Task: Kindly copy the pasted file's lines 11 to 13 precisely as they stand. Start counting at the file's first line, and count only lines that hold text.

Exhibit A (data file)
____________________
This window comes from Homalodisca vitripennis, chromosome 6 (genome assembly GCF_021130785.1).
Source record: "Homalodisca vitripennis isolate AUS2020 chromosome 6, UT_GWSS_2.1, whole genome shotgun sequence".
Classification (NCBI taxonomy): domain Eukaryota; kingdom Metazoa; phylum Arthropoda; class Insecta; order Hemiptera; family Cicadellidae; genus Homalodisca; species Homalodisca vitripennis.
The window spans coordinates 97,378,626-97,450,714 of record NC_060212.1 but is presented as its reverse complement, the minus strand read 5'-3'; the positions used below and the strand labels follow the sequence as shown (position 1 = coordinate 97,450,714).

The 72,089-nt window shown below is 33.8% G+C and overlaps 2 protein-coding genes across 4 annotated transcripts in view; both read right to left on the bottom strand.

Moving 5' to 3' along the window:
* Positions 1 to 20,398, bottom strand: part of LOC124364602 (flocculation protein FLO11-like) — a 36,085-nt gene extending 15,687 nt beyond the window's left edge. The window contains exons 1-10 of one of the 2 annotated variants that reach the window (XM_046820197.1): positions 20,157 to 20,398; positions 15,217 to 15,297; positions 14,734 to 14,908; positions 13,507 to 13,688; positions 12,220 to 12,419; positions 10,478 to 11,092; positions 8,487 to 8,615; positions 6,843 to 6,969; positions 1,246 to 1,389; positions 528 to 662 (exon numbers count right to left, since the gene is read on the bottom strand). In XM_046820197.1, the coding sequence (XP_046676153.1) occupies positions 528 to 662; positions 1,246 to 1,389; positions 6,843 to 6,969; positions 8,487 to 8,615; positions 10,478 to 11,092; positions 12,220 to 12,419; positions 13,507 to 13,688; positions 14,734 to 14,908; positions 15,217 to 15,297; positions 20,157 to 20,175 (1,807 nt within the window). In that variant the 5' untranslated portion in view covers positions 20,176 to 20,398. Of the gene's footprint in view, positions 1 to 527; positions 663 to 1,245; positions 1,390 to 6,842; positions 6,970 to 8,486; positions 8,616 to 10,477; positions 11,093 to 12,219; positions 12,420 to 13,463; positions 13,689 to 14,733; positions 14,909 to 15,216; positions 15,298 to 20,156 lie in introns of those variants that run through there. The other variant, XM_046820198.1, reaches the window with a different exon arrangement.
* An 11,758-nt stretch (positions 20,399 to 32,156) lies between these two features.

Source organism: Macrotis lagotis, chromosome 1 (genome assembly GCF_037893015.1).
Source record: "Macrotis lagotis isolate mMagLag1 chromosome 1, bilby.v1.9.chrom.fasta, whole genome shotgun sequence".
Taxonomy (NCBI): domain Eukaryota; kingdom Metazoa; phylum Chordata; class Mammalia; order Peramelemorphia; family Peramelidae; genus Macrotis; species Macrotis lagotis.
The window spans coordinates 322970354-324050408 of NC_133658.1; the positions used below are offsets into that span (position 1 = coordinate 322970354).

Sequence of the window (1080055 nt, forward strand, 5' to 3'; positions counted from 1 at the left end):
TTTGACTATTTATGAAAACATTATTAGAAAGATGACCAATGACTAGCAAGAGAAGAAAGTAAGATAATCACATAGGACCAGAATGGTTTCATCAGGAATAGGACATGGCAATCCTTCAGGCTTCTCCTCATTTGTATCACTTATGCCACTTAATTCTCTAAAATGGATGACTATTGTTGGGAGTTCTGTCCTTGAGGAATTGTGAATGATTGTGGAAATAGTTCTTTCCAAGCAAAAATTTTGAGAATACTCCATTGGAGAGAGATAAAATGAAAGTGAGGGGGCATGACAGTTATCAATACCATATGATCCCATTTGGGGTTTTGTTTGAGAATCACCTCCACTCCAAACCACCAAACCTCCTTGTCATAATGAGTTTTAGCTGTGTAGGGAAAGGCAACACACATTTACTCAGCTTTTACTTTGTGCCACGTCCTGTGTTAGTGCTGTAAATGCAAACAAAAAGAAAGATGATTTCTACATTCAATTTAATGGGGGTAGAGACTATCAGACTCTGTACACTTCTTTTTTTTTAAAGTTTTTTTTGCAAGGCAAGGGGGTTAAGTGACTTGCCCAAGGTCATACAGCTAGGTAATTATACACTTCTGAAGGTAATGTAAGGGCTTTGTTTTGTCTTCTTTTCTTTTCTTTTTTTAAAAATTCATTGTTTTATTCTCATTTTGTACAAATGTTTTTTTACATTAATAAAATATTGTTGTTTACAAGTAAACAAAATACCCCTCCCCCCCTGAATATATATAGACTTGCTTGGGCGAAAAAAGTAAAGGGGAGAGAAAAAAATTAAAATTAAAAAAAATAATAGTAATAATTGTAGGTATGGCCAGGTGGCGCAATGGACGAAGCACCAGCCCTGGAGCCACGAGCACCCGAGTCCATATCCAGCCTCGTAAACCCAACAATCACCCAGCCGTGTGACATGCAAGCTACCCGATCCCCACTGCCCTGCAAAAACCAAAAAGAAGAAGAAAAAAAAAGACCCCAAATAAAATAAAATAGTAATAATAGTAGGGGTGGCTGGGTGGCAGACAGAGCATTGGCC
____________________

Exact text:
Taxonomy (NCBI): domain Eukaryota; kingdom Metazoa; phylum Chordata; class Mammalia; order Peramelemorphia; family Peramelidae; genus Macrotis; species Macrotis lagotis.
The window spans coordinates 322970354-324050408 of NC_133658.1; the positions used below are offsets into that span (position 1 = coordinate 322970354).

Sequence of the window (1080055 nt, forward strand, 5' to 3'; positions counted from 1 at the left end):